Late bloomer Danielle Ponder is making her great dream a reality. The pastor’s daughter from Upstate New York has loved singing since an early age. When her brother received a lengthy prison sentence, she decided on a career in the judiciary. Ponder made it to district attorney but decided in 2018 to take a big leap into the unknown by dedicating herself full-time to music. She skirted the top 40 with her debut ‘Some Of Us Are Brave’ (2022), a collection of eight songs about personal freedom, heartache and courage, in an original mix of styles. Her hypnotic voice adds a touch of melancholy. She’s had an auspicious start to her second career. She has already travelled the US with Leon Bridges and shares a booking agent with Billie Eilish.
It was abundantly clear from childhood what direction Mimi Webb would take. She had the same artistic education as Adele, Sam Smith and Amy Winehouse and signed an international record contract at the age of eighteen. Her first testing of the water predicted that things were going to work out. An improvised a capella version of ‘Before I Go’ saw 20 million views on TikTok. ‘House on Fire’ and ‘Good Without’ brought her to the attention of Dua Lipa. She had also had two hits in the British top 15 before her first album was out. That debut was ‘Amelia’ (2023); her actual first name. “I wrote songs for Amelia, the country girl who likes to stay at home with her family, and for the pop star Mimi who wants to explore the world. Because they are both me.”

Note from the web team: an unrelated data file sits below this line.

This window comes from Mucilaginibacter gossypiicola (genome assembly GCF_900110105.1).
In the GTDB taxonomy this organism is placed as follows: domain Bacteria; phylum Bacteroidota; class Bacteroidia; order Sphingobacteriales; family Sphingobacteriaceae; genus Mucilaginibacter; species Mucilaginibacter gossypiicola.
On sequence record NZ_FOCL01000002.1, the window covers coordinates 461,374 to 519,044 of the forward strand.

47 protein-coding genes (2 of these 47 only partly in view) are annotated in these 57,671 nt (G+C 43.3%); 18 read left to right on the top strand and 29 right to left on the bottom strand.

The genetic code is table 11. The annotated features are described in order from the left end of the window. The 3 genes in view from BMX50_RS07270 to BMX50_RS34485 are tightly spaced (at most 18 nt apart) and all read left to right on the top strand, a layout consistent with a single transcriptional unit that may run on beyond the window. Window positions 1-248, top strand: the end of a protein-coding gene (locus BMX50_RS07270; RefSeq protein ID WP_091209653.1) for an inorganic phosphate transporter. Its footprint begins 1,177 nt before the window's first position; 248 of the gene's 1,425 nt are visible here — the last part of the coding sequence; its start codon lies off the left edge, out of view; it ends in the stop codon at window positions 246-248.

A worldly duo. She was born in Germany, grew up in Canada and the US and studied in Italy. In New York she met an American on his way to a professional career in basketball. This ambition was ended by illness. Sophie Hawley-Weld and Tucker Halpern became SOFI TUKKER, a dance duo with hits in Portuguese with lyrics by the Brazilian poet Chacal. Their first single ‘Drinkee’ (2016) was immediately nominated for a Grammy Award in the Best Dance Recording category. They took their first steps on the path to their dreams. Their jungle-pop has not only done well in terms of streams but is also regularly used in commercials and series. It’s little wonder that their latest album ‘WET TENNIS’ (2022) has its own fashion line. The title is an abbreviation of ‘When Everyone Tries To Evolve, Nothing Negative Is Safe’.